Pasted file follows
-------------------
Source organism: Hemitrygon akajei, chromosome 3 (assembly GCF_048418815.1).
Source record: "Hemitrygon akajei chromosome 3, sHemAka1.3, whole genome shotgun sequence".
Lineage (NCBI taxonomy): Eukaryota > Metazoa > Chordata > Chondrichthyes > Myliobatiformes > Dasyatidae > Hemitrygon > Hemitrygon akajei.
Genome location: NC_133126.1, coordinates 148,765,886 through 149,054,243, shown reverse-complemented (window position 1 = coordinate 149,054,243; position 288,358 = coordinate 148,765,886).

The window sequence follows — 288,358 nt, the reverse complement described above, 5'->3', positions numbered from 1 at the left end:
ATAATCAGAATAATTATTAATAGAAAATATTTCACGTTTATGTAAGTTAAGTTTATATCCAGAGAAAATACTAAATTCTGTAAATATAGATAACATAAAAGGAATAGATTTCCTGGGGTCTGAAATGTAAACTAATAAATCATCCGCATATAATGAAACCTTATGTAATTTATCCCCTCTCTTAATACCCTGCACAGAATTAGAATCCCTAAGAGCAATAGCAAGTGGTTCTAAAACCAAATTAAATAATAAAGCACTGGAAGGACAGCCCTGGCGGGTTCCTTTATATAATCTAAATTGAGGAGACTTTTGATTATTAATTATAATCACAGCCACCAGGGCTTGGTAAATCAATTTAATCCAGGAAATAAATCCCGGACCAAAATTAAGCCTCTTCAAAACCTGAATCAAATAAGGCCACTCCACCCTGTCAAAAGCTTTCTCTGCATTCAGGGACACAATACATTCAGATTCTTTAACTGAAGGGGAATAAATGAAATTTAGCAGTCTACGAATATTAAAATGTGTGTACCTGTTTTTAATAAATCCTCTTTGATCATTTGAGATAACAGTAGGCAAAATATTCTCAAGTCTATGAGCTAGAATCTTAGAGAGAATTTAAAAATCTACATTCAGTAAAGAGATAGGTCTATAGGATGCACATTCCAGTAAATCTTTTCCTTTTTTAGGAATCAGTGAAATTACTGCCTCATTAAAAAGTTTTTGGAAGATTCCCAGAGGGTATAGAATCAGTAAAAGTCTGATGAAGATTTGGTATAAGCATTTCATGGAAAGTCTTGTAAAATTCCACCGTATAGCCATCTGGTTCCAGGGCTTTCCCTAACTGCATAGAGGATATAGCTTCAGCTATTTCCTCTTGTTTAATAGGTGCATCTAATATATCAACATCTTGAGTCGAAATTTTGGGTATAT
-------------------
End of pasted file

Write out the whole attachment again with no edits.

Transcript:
Source organism: Hemitrygon akajei, chromosome 3 (assembly GCF_048418815.1).
Source record: "Hemitrygon akajei chromosome 3, sHemAka1.3, whole genome shotgun sequence".
Lineage (NCBI taxonomy): Eukaryota > Metazoa > Chordata > Chondrichthyes > Myliobatiformes > Dasyatidae > Hemitrygon > Hemitrygon akajei.
Genome location: NC_133126.1, coordinates 148,765,886 through 149,054,243, shown reverse-complemented (window position 1 = coordinate 149,054,243; position 288,358 = coordinate 148,765,886).

The window sequence follows — 288,358 nt, the reverse complement described above, 5'->3', positions numbered from 1 at the left end:
ATAATCAGAATAATTATTAATAGAAAATATTTCACGTTTATGTAAGTTAAGTTTATATCCAGAGAAAATACTAAATTCTGTAAATATAGATAACATAAAAGGAATAGATTTCCTGGGGTCTGAAATGTAAACTAATAAATCATCCGCATATAATGAAACCTTATGTAATTTATCCCCTCTCTTAATACCCTGCACAGAATTAGAATCCCTAAGAGCAATAGCAAGTGGTTCTAAAACCAAATTAAATAATAAAGCACTGGAAGGACAGCCCTGGCGGGTTCCTTTATATAATCTAAATTGAGGAGACTTTTGATTATTAATTATAATCACAGCCACCAGGGCTTGGTAAATCAATTTAATCCAGGAAATAAATCCCGGACCAAAATTAAGCCTCTTCAAAACCTGAATCAAATAAGGCCACTCCACCCTGTCAAAAGCTTTCTCTGCATTCAGGGACACAATACATTCAGATTCTTTAACTGAAGGGGAATAAATGAAATTTAGCAGTCTACGAATATTAAAATGTGTGTACCTGTTTTTAATAAATCCTCTTTGATCATTTGAGATAACAGTAGGCAAAATATTCTCAAGTCTATGAGCTAGAATCTTAGAGAGAATTTAAAAATCTACATTCAGTAAAGAGATAGGTCTATAGGATGCACATTCCAGTAAATCTTTTCCTTTTTTAGGAATCAGTGAAATTACTGCCTCATTAAAAAGTTTTTGGAAGATTCCCAGAGGGTATAGAATCAGTAAAAGTCTGATGAAGATTTGGTATAAGCATTTCATGGAAAGTCTTGTAAAATTCCACCGTATAGCCATCTGGTTCCAGGGCTTTCCCTAACTGCATAGAGGATATAGCTTCAGCTATTTCCTCTTGTTTAATAGGTGCATCTAATATATCAACATCTTGAGTCGAAATTTTGGGTATAT